Saturday, February 16, 2013
Timothy Morton on the trouble with Heidi.
His unwillingness to accept illusoriness might have been what pushed Heidegger into Nazism. Heidegger understands that truth is not simply making “objectively present” assertions about “objectively present” things. Truth is an event in the world, a kind of “truthing,” in which truth and untruth are coemergent: “All new discovery takes place not on the basis of complete concealment, but takes its point of departure from discoveredness in the mode of illusion. Beings look like …, that is, they are in a way already discovered, and yet they are still distorted.” Heidegger descended to this ontological depth without much protective gear. He thought he had hit some kind of authentic bedrock, and in a bitterly ironic way, he had. But voyaging at these depths requires some kind of cognitive protection—this is territory that Buddhist mystics swim in, as Heidegger himself intuited. The depth could drive you crazy. Why? Because there are no guarantees. The protection that a Buddhist has at this depth is the protection of emptiness: not a hard suit of armor or tough diving gear, but a light-touch sense of the openness and illusoriness of things, without cynicism.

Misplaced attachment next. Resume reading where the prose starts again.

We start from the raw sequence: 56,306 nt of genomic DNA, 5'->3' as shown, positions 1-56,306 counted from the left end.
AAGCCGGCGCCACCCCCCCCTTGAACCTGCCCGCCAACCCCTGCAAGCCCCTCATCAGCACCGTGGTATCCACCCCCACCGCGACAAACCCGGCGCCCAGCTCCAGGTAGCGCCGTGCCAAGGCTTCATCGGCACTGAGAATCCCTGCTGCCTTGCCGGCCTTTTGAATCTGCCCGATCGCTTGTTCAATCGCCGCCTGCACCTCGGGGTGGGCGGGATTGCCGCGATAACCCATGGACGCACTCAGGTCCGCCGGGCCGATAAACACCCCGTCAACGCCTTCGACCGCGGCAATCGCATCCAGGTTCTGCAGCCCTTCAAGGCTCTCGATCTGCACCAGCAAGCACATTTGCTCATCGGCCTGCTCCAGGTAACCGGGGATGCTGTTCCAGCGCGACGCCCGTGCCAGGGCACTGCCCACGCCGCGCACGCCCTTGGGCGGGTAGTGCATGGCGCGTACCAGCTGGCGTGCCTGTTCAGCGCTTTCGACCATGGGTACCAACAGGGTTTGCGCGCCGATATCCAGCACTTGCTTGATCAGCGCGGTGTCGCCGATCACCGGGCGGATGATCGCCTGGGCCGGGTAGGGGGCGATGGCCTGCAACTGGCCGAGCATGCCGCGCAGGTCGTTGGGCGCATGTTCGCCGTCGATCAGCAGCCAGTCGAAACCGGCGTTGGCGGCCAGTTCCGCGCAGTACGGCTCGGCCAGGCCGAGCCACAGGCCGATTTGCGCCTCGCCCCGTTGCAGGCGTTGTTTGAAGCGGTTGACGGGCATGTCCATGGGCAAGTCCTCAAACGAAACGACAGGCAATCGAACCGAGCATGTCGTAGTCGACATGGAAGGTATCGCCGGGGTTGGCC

Unable to tolerate illusion, Heidegger relegates it to a function of Da-sein being confused, caught in “the they” and so on. In other words, he reinvents the wheel a little: he himself reinstalls some of the “objective substance” software that got us into trouble. Despite thinking that (especially thinking that) he had gone beyond objective presence he reified being into an authenticity that means ripping the illusion away. There is a fantasy of seeing a real underneath. In a perfect political storm, this authenticity-speak matched the authenticity-speak of Nazism. This is a true tragedy, because the tunnel to the future lies through some kind of engagement with Heidegger. But his very name gives people an allergic reaction.
As Captain Wiles put it in The Trouble with Harry: "Blessed are they who expect nothing, for they shall not be disappointed."
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